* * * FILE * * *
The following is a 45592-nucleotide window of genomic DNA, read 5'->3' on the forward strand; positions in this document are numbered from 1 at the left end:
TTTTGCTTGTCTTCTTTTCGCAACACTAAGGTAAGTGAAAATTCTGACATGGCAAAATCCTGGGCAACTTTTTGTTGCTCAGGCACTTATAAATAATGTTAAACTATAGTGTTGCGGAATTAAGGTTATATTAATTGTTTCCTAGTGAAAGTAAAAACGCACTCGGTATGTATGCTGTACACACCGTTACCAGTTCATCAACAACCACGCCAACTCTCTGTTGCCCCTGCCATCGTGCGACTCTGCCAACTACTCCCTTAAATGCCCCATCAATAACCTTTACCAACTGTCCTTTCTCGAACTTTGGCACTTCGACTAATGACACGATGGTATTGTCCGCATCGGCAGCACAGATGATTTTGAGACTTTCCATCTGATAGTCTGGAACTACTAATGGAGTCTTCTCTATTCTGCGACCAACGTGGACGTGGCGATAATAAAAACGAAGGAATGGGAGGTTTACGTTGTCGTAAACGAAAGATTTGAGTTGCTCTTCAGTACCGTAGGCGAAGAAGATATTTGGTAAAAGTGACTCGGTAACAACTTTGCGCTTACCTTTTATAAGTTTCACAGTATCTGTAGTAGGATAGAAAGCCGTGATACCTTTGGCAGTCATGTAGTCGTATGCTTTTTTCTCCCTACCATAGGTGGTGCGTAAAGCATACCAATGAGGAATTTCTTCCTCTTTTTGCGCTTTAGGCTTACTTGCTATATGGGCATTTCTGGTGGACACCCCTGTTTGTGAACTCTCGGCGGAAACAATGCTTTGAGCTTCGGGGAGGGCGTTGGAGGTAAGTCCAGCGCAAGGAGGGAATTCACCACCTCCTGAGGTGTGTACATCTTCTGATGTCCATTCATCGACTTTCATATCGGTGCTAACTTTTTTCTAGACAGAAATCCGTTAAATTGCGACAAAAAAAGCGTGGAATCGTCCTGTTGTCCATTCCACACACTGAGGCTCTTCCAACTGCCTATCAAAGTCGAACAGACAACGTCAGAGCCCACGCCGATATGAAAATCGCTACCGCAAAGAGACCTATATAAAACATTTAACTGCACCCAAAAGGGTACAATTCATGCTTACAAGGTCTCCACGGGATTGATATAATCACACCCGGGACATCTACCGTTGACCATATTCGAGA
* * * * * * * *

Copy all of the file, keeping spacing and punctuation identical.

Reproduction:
The following is a 45592-nucleotide window of genomic DNA, read 5'->3' on the forward strand; positions in this document are numbered from 1 at the left end:
TTTTGCTTGTCTTCTTTTCGCAACACTAAGGTAAGTGAAAATTCTGACATGGCAAAATCCTGGGCAACTTTTTGTTGCTCAGGCACTTATAAATAATGTTAAACTATAGTGTTGCGGAATTAAGGTTATATTAATTGTTTCCTAGTGAAAGTAAAAACGCACTCGGTATGTATGCTGTACACACCGTTACCAGTTCATCAACAACCACGCCAACTCTCTGTTGCCCCTGCCATCGTGCGACTCTGCCAACTACTCCCTTAAATGCCCCATCAATAACCTTTACCAACTGTCCTTTCTCGAACTTTGGCACTTCGACTAATGACACGATGGTATTGTCCGCATCGGCAGCACAGATGATTTTGAGACTTTCCATCTGATAGTCTGGAACTACTAATGGAGTCTTCTCTATTCTGCGACCAACGTGGACGTGGCGATAATAAAAACGAAGGAATGGGAGGTTTACGTTGTCGTAAACGAAAGATTTGAGTTGCTCTTCAGTACCGTAGGCGAAGAAGATATTTGGTAAAAGTGACTCGGTAACAACTTTGCGCTTACCTTTTATAAGTTTCACAGTATCTGTAGTAGGATAGAAAGCCGTGATACCTTTGGCAGTCATGTAGTCGTATGCTTTTTTCTCCCTACCATAGGTGGTGCGTAAAGCATACCAATGAGGAATTTCTTCCTCTTTTTGCGCTTTAGGCTTACTTGCTATATGGGCATTTCTGGTGGACACCCCTGTTTGTGAACTCTCGGCGGAAACAATGCTTTGAGCTTCGGGGAGGGCGTTGGAGGTAAGTCCAGCGCAAGGAGGGAATTCACCACCTCCTGAGGTGTGTACATCTTCTGATGTCCATTCATCGACTTTCATATCGGTGCTAACTTTTTTCTAGACAGAAATCCGTTAAATTGCGACAAAAAAAGCGTGGAATCGTCCTGTTGTCCATTCCACACACTGAGGCTCTTCCAACTGCCTATCAAAGTCGAACAGACAACGTCAGAGCCCACGCCGATATGAAAATCGCTACCGCAAAGAGACCTATATAAAACATTTAACTGCACCCAAAAGGGTACAATTCATGCTTACAAGGTCTCCACGGGATTGATATAATCACACCCGGGACATCTACCGTTGACCATATTCGAGA